This guest post was written by Leonard Speiser, a founder at Twables, an application platform for Twitter that launched earlier this year. Prior to founding Twables Leonard worked at Trinity Ventures as an EIR. Before that Leonard co-founded Bix, a website that enables anyone to create, enter or join a contest. Yahoo acquired the company in February of 2007 and Leonard took on the additional responsibility of running the Yahoo Groups business. Leonard has also previously worked at eBay and Intuit, and has founded two other companies.
It’s 11 p.m. on a Sunday night when I notice that Twitter founder @ev has just tweeted about FB140, our company Twables’ days-old service that helps you find your Facebook friends on Twitter. Since our launch, I’ve felt like a surfer, waiting for a wave of users to start using our service. A few smaller waves have trickled through in our first days since launch, but Ev’s post represents something totally different. I mean, here’s someone who has more than a million followers and receives personal messages from Lance Armstrong.
I was beyond excitement until I realized a tweet from @ev has the force of nuclear explosion. And a nuclear explosion makes a very, very big wave. I quickly IM’d my only developer to warn him. Then I ran a Twitter search on Ev’s tweet and saw that it was getting retweeted. A lot. Between midnight and 6 a.m. alone, 170 people had retweeted him. “Frak,” I thought, “we might not scale.” For the next six hours, my developer began spinning up machines on Amazon, reworking our code and rolling it out overnight as we tried to ride the wave without having it crash down upon us. By then, we were doing more traffic in an hour than we had all week. Fortunately, he’s a killer Java programmer, and we’ve stayed afloat so far. By 6 a.m., exhausted, I reflected on three things I’ve learned since stumbling into development on the Twitter platform just two months ago.
1. Business hours are dead. 24/7 is the new 9 to 5. Real-time messaging means that anyone can start talking about your product at any time and that talk can snowball before you know it. I happened to see Ev’s post nine minutes after he sent it, but what if I hadn’t checked Twitter at all? Our site would have been down and a golden opportunity missed. As much as I love all the new technology (Amazon Web Services, Twitter APIs, Google Apps) that makes it possible for a two-person company to operate, it’s tough, if not impossible, for two people to be on call at all times. Perhaps this means that business guys like me are going to have to start wearing ops pagers (what? business people actually earning their paycheck?). How can you sleep for fear that someone will say something to tens of thousands of people that you really need to respond to. Is our only solution to never go to sleep?
2. The Borg has finally arrived. On Friday afternoon, I popped my head into Dave McClure’s office to shoot the breeze and mentioned a thought that Twitter was a bigger threat to MySpace than to Facebook. Before the words were out of my mouth, he had tweeted it, Dave-style. Instantly, people started to respond with their thoughts, and I realized that Dave was crowdsourcing our discussion before he’d even formed his own opinion. Will we all use the real-time world to have conversations? While Dave has the unfair advantage of a lot of followers, most of you are just at the beginning of your Twitter experience. I predict that you’ll join the Borg soon enough. The reality is that many of you are accustomed to asking those around you for advice. The difference is that now you’ll be able to accomplish your information-gathering process in minutes instead of weeks. Our company gets advice from users within hours of our initial launch and we are able to release changes for those users on the same day. If the dialogue with customers is now real-time, then the process of incorporating feedback needs to be real-time, too. Sorry big companies, life is about to suck for you!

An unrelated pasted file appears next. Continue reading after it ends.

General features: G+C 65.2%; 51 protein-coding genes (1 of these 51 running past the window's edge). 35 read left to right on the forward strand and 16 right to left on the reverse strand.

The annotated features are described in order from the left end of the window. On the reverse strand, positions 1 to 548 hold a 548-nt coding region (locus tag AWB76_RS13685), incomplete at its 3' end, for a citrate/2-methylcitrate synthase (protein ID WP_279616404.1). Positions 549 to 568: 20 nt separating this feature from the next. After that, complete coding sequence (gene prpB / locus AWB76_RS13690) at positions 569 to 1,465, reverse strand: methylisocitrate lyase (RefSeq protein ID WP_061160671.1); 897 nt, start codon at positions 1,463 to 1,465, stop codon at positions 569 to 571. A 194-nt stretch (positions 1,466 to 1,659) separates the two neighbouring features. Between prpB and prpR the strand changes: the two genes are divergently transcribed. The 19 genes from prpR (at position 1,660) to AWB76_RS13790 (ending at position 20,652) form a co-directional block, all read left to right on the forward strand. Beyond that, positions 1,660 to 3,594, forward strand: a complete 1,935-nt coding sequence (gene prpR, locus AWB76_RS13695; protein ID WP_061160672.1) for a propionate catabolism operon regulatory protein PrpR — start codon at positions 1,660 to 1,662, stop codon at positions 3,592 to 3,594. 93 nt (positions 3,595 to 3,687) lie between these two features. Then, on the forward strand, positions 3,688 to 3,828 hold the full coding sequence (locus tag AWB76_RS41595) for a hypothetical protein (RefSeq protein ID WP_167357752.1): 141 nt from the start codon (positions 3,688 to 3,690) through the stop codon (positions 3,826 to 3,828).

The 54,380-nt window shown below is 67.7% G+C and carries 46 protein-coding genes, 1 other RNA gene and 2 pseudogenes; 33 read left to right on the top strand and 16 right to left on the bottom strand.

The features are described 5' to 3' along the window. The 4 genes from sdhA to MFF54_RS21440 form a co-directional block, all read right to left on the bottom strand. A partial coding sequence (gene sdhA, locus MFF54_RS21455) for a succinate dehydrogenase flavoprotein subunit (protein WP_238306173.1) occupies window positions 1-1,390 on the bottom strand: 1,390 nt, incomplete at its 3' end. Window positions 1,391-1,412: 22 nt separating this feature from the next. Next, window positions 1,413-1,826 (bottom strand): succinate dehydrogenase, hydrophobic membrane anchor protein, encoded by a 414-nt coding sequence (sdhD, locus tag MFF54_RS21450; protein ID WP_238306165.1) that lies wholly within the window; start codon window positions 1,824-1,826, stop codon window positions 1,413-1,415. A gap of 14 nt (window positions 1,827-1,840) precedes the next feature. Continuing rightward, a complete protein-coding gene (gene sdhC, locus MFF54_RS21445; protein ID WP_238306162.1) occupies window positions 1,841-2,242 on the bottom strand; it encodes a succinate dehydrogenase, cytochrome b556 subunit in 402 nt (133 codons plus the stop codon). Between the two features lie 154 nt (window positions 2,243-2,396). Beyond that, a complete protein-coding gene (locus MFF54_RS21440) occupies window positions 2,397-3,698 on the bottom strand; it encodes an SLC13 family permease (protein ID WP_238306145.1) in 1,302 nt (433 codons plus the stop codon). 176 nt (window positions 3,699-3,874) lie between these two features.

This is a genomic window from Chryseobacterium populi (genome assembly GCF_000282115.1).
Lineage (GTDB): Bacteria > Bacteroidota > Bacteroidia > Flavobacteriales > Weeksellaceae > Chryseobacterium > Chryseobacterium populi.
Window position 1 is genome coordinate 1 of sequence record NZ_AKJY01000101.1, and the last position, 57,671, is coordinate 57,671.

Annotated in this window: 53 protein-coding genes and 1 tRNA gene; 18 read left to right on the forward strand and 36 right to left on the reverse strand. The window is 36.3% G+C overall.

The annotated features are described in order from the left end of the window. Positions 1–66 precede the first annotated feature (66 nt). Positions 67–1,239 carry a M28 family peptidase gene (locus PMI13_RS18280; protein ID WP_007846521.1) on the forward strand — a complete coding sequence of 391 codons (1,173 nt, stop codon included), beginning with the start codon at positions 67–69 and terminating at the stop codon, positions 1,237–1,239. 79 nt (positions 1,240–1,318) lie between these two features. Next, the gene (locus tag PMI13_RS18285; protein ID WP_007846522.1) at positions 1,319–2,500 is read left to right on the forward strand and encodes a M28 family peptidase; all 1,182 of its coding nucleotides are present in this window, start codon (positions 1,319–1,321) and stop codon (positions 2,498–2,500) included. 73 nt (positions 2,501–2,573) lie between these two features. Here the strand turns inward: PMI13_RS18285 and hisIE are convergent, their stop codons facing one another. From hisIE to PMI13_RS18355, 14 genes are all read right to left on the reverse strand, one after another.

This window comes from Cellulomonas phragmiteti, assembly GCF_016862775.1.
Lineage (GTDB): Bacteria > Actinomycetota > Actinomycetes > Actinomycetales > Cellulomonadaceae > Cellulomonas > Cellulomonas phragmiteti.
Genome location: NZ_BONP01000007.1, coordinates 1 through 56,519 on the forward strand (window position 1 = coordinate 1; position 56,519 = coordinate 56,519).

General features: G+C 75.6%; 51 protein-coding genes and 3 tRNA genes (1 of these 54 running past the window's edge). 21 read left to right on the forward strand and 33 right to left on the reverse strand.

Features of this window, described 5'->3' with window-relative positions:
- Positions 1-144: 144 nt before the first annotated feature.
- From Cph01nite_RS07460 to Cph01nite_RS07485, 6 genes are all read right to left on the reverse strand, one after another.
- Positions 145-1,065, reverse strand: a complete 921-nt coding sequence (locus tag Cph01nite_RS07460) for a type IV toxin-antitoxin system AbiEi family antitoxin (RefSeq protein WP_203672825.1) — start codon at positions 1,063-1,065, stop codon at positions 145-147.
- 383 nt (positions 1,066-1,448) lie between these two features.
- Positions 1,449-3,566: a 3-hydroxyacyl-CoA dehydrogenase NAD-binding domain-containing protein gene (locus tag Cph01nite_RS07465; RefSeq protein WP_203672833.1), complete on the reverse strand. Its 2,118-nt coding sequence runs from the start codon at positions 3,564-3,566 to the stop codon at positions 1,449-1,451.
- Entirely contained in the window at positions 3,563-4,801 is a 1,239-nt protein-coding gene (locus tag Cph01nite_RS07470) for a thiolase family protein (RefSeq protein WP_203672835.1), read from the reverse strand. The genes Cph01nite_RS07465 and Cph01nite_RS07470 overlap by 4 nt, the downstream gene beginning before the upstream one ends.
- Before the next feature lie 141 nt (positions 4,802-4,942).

3. The Patriot Act can’t hold a candle to Citizen Paparazzi. An hour before Ev’s post, I was talking to two friends about Twitter. They mentioned that a friend of theirs had tweeted about their two-year-old son a few times, which they characterized as an “unusual” experience. Celebrities will finally have their revenge as two out of every three of your neighbors starts tweeting about everything you’re doing. The Supreme Court will have to revisit the definition of “reasonable expectation of privacy” when a father’s kid tweets that daddy is reading Playboy in the bathroom. (That happened to a buddy of mine. Not to me. A buddy of mine.) This may not seem like a new phenomenon, what with YouTube videos and the like already starting this trend. However, the pace at which things spread is now so close to real-time that it almost erases the line between past and present. Real-time communication invites the world to experience your life with you, as it happens.
I don’t know if the world after Twitter will be better or worse. (For me, I think it will be better.) But when your tidal wave approaches, will you be ready to ride it?